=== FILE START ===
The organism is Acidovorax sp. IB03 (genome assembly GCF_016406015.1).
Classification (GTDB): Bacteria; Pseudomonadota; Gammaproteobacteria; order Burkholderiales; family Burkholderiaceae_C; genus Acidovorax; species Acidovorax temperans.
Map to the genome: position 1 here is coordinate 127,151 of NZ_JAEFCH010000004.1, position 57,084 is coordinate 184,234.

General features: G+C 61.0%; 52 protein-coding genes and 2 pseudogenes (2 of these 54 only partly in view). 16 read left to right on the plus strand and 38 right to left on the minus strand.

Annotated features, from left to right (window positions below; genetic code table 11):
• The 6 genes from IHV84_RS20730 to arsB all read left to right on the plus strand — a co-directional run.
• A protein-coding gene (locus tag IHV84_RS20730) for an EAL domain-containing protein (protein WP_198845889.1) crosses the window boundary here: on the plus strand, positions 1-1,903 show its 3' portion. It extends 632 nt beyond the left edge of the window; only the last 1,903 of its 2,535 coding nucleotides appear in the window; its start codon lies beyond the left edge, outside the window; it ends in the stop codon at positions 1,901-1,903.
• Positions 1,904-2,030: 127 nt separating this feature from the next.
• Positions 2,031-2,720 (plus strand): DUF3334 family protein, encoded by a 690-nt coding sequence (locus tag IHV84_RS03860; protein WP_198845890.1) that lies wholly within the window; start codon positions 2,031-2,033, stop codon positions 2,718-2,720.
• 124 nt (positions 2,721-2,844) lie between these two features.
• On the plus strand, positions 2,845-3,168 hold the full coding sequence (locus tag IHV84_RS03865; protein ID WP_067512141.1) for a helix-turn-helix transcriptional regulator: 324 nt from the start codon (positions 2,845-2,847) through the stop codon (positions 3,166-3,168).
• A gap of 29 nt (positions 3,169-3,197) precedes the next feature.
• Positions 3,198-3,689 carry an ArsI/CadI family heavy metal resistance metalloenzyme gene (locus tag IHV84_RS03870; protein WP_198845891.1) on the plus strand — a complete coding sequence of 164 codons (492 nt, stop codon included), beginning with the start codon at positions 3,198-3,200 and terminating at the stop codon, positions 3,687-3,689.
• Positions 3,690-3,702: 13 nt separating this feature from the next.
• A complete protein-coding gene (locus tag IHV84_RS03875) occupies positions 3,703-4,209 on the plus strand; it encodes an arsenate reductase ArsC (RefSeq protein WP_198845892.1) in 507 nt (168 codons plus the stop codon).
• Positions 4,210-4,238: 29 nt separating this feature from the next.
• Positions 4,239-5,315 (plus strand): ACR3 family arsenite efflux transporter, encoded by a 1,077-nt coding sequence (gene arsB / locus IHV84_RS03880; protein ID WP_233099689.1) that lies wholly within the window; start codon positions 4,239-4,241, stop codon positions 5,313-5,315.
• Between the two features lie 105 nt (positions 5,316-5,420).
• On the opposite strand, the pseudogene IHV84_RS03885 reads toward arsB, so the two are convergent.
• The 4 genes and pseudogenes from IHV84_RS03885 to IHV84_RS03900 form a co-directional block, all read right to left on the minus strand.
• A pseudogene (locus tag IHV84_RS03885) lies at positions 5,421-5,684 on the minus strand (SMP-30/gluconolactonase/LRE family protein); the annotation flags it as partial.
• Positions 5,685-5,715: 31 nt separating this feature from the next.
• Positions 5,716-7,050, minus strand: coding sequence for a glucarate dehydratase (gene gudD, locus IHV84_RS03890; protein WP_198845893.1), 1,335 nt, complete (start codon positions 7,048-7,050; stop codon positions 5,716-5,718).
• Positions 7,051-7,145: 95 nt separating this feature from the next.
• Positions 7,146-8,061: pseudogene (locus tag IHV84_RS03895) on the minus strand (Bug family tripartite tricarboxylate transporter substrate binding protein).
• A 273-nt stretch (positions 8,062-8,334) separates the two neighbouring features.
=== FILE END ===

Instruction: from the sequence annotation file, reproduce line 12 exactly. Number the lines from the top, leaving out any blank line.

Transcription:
• A gap of 29 nt (positions 3,169-3,197) precedes the next feature.